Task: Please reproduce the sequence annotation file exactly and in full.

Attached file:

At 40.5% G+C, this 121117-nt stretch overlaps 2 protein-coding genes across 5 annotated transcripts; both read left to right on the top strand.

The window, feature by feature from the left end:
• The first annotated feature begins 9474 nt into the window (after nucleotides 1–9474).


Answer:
At 40.5% G+C, this 121117-nt stretch overlaps 2 protein-coding genes across 5 annotated transcripts; both read left to right on the top strand.

The window, feature by feature from the left end:
• The first annotated feature begins 9474 nt into the window (after nucleotides 1–9474).